by ilene - August 2nd, 2010 8:06 pm
Courtesy of Cassandra Does Tokyo
I used to smile sophmorically at the sight of a Dentist named Dr Fang, or a Plastic Surgery clinic named Dr Tuck, just as I have long-chuckled at the sight of the The Wyly Brothers moniker in print. Monday morning quarterbacking is always easy, but I can tell you that there was always something fishy about the way their stocks traded (both Sterling Software and Sterling Commerce) – and now, of course, we know why.
Wealthy self-made Texans (however grey their machinations), it seems, are inherently disdainful of regulation and authority, and a sucker for low-hanging fruit irrespective of prevailing law. But rather than being "men" about it (so to speak), and simply taking their operation private at an early stage, or checking out and becoming a citizen of Belize (like Tory Chair Michael Ashcroft or paper-cup scion Kenneth Dart) or creating their own island state with its own zero-tax and regulatory regime (like the Berkley Brothers), the Wyly’s chose to speaketh in forked tongues, milking the system for its benefits, while systematically gaming it in reasonably cynical fashion. Even sadder, they authored a now-dubious book about their formula success – one which undoubtedly excluded a few ignoble "trucs de chef". The Wyly’s, it would seem, expected nothing more than proverbially "having their cake whilst eating it too" versus paying more than their share of tax, forgoing illegal trading gains, or limiting their presence in their beloved fire-ant state to 180 days per calendar year.
There are lessons for the contrarian here, and ammunition for those trying to explain the price momentum phenomena: The Wyly brothers were not alone. I do not mean "alone" in the sense of being in the company of Mr Waksal or Mrs Stewart. Rather, I mean that their entourage, like the Remoras (or sucker fish) feeding upon their hosts errr umm crumbs, was omnipresent in riding the coat-tails of each abuse of material non-public information. Indeed, the daisy-chain is unlikely to have stopped there. Humans DO learn quickly where the fish are hiding, and all manner of observant executing trader, back-office clerk, and/or personal assistant, will surely have suspected the cause and effect of winning trades. Beyond that, information is power, and is often used to curry favor for those looking to reward or impress.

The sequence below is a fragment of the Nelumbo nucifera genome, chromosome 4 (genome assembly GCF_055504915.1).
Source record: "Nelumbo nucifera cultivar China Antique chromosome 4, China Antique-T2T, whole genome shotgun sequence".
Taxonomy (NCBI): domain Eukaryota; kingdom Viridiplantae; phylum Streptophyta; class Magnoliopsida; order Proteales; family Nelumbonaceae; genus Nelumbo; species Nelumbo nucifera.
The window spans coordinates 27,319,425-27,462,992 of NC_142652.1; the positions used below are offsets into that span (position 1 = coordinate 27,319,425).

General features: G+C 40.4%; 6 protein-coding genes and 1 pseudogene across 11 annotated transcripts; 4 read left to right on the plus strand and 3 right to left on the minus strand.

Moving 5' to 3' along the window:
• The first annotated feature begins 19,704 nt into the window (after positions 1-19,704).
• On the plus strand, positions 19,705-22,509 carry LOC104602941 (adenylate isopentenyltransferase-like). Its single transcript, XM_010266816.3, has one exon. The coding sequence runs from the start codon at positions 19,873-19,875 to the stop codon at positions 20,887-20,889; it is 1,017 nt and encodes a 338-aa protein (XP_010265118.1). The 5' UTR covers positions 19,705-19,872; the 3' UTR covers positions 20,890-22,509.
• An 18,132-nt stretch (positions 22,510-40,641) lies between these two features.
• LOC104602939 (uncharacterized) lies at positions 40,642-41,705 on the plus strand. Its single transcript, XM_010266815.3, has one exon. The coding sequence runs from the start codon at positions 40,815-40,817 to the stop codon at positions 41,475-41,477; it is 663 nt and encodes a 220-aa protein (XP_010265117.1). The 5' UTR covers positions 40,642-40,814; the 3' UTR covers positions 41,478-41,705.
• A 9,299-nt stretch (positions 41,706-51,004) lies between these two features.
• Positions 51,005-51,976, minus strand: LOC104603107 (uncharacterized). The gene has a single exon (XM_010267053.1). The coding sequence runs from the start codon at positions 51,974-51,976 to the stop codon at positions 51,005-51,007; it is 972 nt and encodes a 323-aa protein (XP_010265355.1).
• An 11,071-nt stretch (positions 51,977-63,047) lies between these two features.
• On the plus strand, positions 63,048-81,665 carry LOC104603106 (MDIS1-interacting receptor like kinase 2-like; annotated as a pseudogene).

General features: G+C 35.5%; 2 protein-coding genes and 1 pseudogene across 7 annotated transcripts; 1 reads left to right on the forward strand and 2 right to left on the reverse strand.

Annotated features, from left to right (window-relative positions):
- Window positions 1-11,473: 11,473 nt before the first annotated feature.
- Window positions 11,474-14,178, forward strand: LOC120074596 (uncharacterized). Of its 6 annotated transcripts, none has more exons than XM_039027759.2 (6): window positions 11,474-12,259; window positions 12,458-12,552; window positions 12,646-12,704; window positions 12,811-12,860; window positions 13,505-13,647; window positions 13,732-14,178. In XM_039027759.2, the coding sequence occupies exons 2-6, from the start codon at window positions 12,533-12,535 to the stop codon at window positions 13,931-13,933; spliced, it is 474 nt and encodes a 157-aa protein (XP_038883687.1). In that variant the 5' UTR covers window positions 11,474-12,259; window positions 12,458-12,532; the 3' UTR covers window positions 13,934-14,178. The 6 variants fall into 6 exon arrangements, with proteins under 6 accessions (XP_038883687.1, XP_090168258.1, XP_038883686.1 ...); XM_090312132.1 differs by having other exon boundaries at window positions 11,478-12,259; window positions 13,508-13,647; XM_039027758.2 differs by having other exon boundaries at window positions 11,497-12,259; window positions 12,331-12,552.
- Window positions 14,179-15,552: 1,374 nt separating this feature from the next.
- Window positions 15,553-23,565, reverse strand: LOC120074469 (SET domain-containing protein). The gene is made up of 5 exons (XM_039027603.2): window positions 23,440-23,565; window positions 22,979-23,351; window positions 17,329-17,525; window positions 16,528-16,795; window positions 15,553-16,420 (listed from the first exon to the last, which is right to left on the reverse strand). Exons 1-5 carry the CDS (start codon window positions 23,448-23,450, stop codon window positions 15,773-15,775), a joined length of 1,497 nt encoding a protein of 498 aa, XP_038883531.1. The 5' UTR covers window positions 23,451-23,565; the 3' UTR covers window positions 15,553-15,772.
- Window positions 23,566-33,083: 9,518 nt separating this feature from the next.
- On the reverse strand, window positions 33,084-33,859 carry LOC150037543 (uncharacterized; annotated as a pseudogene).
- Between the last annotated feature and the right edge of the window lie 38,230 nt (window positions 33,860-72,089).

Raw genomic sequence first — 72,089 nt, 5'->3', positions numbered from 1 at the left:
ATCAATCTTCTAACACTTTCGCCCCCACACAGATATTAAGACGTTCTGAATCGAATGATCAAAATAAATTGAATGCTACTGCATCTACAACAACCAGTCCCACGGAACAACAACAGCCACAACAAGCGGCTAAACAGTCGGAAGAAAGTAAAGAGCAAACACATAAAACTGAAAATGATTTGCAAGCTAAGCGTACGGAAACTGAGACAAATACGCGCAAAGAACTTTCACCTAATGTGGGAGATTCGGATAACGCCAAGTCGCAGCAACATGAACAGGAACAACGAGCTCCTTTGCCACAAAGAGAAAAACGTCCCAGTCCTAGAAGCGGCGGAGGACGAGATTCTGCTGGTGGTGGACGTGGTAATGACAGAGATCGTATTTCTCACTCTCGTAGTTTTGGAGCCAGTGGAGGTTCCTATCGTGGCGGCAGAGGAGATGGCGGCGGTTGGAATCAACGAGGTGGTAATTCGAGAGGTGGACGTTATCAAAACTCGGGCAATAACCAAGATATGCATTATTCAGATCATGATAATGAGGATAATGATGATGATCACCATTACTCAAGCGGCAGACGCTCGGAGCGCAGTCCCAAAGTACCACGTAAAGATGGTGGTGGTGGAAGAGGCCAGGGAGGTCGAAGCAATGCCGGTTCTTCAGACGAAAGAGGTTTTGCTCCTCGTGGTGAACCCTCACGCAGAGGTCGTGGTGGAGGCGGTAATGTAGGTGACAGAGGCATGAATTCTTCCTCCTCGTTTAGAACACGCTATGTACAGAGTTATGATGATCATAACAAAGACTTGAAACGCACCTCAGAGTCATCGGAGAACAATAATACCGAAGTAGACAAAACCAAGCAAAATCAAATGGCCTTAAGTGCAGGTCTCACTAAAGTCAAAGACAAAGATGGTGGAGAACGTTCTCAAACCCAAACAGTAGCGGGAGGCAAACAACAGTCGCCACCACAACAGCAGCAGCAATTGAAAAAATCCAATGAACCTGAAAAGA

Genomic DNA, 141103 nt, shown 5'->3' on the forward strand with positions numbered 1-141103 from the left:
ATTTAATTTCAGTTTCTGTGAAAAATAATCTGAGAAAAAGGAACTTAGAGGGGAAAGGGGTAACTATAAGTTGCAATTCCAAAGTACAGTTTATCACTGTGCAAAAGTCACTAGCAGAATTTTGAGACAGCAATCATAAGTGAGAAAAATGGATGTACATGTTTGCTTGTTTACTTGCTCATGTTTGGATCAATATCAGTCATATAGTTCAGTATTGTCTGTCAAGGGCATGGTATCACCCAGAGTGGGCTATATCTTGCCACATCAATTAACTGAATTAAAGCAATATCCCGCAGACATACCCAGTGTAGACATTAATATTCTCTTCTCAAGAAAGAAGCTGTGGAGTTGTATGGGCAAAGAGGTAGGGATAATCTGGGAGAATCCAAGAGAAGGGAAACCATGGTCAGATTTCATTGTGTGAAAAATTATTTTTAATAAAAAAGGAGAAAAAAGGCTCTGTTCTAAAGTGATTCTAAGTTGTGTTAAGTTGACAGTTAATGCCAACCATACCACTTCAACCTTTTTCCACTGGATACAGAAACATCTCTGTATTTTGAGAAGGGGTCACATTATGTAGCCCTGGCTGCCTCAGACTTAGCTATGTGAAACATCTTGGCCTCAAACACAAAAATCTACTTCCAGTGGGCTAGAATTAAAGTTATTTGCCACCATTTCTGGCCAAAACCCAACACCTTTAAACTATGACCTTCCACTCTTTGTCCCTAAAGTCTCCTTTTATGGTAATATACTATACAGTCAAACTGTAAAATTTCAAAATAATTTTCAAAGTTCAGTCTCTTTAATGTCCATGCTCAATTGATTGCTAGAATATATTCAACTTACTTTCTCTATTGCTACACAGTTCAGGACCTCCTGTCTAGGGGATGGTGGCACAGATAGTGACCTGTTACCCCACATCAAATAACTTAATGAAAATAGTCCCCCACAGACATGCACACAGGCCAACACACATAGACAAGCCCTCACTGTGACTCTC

by ilene - August 2nd, 2010 7:57 pm
This evening the SEC announced a massive fraud charge against Dallas-based investors The Wyly brothers.
As Paul Murphy at FT Alphaville notes, the charge — which pertains to activity taking place over 13 years, worth $550 million — makes Rajaratnam and Martha Stewart look like small potatoes.
The gist of the allegations: The brothers Wyly (Samuel and Charles J.) used their various board seats and a network of offshore accounts to trade and conceal their holdings.
The Securities and Exchange Commission today charged brothers Samuel E. Wyly and Charles J. Wyly, Jr. of Dallas with violating federal securities laws governing ownership and trading of securities by corporate insiders. The Wyly brothers reaped more than $550 million in undisclosed gains while sitting on corporate boards by trading stock in those public companies through hidden entities located in foreign jurisdictions to conceal their ownership and trading of those securities.
The SEC alleges that the brothers created an elaborate sham system of trusts and subsidiary companies in the Isle of Man and the Cayman Islands to sell more than $750 million worth of stock in four public companies for which they were corporate directors. They also committed an insider trading violation in one of the companies for an unlawful gain of more than $31.7 million.
Along with the Wylys, the SEC charged their attorney Michael C. French of Dallas and their stockbroker Louis J. Schaufele III of Dallas for their roles in the fraudulent scheme. French was on the board of directors at three of the companies.
"The cloak of secrecy has been lifted from the complex web of foreign structures used by the Wylys to evade the securities laws," said Lorin L. Reisner, Deputy Director of the SEC’s Division of Enforcement. "They used these structures to conceal hundreds of millions of dollars of gains in violation of the disclosure requirements for corporate insiders."